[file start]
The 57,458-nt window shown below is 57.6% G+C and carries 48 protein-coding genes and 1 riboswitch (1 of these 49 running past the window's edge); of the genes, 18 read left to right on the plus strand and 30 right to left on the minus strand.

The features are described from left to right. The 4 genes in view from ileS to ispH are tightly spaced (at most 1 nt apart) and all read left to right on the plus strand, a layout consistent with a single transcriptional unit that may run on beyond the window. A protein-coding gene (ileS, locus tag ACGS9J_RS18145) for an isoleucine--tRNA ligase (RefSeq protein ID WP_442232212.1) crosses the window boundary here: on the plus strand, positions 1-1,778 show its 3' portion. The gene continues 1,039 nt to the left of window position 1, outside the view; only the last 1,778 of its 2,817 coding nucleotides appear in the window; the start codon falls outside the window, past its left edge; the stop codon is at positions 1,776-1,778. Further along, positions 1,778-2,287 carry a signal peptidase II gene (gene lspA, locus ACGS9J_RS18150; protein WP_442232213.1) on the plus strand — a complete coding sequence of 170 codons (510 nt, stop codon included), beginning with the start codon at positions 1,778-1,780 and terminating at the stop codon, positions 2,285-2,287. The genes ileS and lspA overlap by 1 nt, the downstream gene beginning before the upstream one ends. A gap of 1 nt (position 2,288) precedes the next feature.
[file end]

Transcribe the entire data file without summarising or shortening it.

The 57,458-nt window shown below is 57.6% G+C and carries 48 protein-coding genes and 1 riboswitch (1 of these 49 running past the window's edge); of the genes, 18 read left to right on the plus strand and 30 right to left on the minus strand.

The features are described from left to right. The 4 genes in view from ileS to ispH are tightly spaced (at most 1 nt apart) and all read left to right on the plus strand, a layout consistent with a single transcriptional unit that may run on beyond the window. A protein-coding gene (ileS, locus tag ACGS9J_RS18145) for an isoleucine--tRNA ligase (RefSeq protein ID WP_442232212.1) crosses the window boundary here: on the plus strand, positions 1-1,778 show its 3' portion. The gene continues 1,039 nt to the left of window position 1, outside the view; only the last 1,778 of its 2,817 coding nucleotides appear in the window; the start codon falls outside the window, past its left edge; the stop codon is at positions 1,776-1,778. Further along, positions 1,778-2,287 carry a signal peptidase II gene (gene lspA, locus ACGS9J_RS18150; protein WP_442232213.1) on the plus strand — a complete coding sequence of 170 codons (510 nt, stop codon included), beginning with the start codon at positions 1,778-1,780 and terminating at the stop codon, positions 2,285-2,287. The genes ileS and lspA overlap by 1 nt, the downstream gene beginning before the upstream one ends. A gap of 1 nt (position 2,288) precedes the next feature.